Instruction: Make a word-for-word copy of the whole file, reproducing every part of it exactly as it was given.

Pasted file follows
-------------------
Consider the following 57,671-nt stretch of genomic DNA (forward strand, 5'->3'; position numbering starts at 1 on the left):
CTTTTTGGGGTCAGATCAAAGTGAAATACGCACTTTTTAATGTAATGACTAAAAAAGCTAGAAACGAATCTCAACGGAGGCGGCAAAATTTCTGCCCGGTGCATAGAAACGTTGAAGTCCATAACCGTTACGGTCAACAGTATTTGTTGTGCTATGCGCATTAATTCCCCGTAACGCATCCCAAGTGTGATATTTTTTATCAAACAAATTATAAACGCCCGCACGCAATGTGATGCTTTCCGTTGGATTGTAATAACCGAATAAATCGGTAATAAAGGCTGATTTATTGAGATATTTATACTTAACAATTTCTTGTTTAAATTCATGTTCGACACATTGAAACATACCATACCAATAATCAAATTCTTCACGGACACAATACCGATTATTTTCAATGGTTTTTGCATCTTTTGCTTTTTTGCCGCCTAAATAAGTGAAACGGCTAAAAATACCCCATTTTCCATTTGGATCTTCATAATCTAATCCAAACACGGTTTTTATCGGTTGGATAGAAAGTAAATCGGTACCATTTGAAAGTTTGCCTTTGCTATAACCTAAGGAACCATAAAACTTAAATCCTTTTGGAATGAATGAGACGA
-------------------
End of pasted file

Consider the following 57,671-nt stretch of genomic DNA (forward strand, 5'->3'; position numbering starts at 1 on the left):
CTTTTTGGGGTCAGATCAAAGTGAAATACGCACTTTTTAATGTAATGACTAAAAAAGCTAGAAACGAATCTCAACGGAGGCGGCAAAATTTCTGCCCGGTGCATAGAAACGTTGAAGTCCATAACCGTTACGGTCAACAGTATTTGTTGTGCTATGCGCATTAATTCCCCGTAACGCATCCCAAGTGTGATATTTTTTATCAAACAAATTATAAACGCCCGCACGCAATGTGATGCTTTCCGTTGGATTGTAATAACCGAATAAATCGGTAATAAAGGCTGATTTATTGAGATATTTATACTTAACAATTTCTTGTTTAAATTCATGTTCGACACATTGAAACATACCATACCAATAATCAAATTCTTCACGGACACAATACCGATTATTTTCAATGGTTTTTGCATCTTTTGCTTTTTTGCCGCCTAAATAAGTGAAACGGCTAAAAATACCCCATTTTCCATTTGGATCTTCATAATCTAATCCAAACACGGTTTTTATCGGTTGGATAGAAAGTAAATCGGTACCATTTGAAAGTTTGCCTTTGCTATAACCTAAGGAACCATAAAACTTAAATCCTTTTGGAATGAATGAGACGA